Very few websites advertise their slot-payback rates. You can ask these companies directly, but do realize that they have no legal obligation to answer your question. In fact, laws regarding online gambling aren't as clear as laws regulating the gambling at land-based casinos. One exception is Casino.net, which states that "Gold Pirates" and "Jack in the Box" give you their best odds of hitting a jackpot: a 1 in 250,000 chance.
In the real world, you'll find the highest rates of return from slots around Northern Las Vegas and Reno in Nevada. Online, it's very debatable which slot machines actually pay out the most due to conflicting sources and a lack of openly published rates from the game creators. With that being said, gaming aficionados point to the five-reel "Thunderstruck II" by Microgaming, the five-reel "Immortal Romance" by Microgaming and any online slot game from Mummy's Gold Casino.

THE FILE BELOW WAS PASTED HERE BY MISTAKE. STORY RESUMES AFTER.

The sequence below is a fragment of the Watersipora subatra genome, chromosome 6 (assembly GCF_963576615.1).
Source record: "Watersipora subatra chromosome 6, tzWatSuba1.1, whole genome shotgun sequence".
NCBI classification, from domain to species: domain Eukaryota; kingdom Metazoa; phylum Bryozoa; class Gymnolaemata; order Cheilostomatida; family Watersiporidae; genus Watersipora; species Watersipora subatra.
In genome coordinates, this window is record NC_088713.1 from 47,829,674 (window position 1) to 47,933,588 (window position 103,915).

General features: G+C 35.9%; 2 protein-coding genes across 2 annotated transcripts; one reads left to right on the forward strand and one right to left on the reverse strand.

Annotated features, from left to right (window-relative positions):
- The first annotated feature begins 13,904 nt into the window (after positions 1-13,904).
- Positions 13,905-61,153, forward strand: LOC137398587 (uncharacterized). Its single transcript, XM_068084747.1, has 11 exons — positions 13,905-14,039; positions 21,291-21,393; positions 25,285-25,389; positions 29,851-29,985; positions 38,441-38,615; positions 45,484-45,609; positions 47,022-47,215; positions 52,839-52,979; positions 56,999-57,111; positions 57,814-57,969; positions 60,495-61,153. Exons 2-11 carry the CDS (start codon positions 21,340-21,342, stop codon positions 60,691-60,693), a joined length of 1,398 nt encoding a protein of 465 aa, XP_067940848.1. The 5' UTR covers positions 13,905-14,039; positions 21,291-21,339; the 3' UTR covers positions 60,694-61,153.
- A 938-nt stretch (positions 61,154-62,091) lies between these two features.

In the United States, Las Vegas and Atlantic City are the top two destinations for slot-machine players that offer a legendary amount of games to choose from. Since Native American casinos have more property available to build on with less residential building restrictions than regular cities in the United States, these casinos are generally the largest in the country. For example, one of the biggest is the Foxwoods Resort Casino, located on the Mashantucket Pequot Indian Reservation in Connecticut with more than 6,300 total slot machines. Even the the Chickasaw Nation of Oklahoma tribe owns the WinStar World Casino in Thackerville, Oklahoma -- the biggest casino in America that's coincidentally not all on reservation property.
Within the United States, the Indian Gaming Regulatory Act law clearly defines three different categories of gambling games that each have specific restrictions.
Class One games include all traditional Native American games, which only tribal governments can monitor.
Class Two games include bingo and all cards games played solely between players. Tribal governments regulate these games completely, as long as they obtain a gaming ordinance approved by the National Indian Gaming Commission, or "NIGC."
Class Three games include every other game in a casino. These games must be legally approved and require an ordinance from the NIGC.